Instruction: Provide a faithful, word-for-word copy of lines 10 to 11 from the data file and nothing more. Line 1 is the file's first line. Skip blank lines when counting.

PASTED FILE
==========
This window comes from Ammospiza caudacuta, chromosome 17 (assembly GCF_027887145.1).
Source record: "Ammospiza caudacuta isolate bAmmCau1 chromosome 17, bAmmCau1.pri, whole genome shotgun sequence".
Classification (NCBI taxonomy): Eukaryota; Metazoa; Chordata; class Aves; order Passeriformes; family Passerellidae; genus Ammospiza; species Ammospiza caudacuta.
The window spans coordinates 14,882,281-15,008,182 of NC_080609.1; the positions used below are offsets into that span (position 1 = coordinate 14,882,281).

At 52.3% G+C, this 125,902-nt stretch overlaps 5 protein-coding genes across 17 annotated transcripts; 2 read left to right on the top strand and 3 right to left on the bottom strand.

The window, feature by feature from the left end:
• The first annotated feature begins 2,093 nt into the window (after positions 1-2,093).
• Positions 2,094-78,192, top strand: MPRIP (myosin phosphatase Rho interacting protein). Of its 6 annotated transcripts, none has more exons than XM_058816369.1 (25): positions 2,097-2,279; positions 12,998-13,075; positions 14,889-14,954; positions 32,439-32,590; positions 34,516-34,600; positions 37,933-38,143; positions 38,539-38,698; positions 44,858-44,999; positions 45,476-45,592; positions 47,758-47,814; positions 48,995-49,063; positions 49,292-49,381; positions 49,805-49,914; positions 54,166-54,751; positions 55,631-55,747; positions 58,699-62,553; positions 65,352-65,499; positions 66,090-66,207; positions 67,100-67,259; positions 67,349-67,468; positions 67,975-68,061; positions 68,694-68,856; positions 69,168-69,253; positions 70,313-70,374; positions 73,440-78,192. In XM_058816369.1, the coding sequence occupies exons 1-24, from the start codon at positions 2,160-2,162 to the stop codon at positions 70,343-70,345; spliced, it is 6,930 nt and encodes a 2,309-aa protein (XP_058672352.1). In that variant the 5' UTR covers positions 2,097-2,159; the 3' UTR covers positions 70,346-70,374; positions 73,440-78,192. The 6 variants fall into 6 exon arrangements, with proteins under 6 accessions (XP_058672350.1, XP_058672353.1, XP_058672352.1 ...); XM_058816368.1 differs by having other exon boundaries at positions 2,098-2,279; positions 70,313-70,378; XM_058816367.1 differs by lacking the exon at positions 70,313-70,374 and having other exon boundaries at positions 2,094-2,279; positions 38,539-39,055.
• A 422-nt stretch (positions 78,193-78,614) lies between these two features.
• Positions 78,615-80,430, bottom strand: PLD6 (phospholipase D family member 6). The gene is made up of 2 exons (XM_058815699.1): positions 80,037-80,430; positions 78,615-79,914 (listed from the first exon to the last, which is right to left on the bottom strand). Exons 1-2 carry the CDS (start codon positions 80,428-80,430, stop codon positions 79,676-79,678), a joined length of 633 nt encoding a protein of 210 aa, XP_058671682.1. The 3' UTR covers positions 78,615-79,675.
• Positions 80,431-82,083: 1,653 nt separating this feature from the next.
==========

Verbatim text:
• Positions 78,615-80,430, bottom strand: PLD6 (phospholipase D family member 6). The gene is made up of 2 exons (XM_058815699.1): positions 80,037-80,430; positions 78,615-79,914 (listed from the first exon to the last, which is right to left on the bottom strand). Exons 1-2 carry the CDS (start codon positions 80,428-80,430, stop codon positions 79,676-79,678), a joined length of 633 nt encoding a protein of 210 aa, XP_058671682.1. The 3' UTR covers positions 78,615-79,675.
• Positions 80,431-82,083: 1,653 nt separating this feature from the next.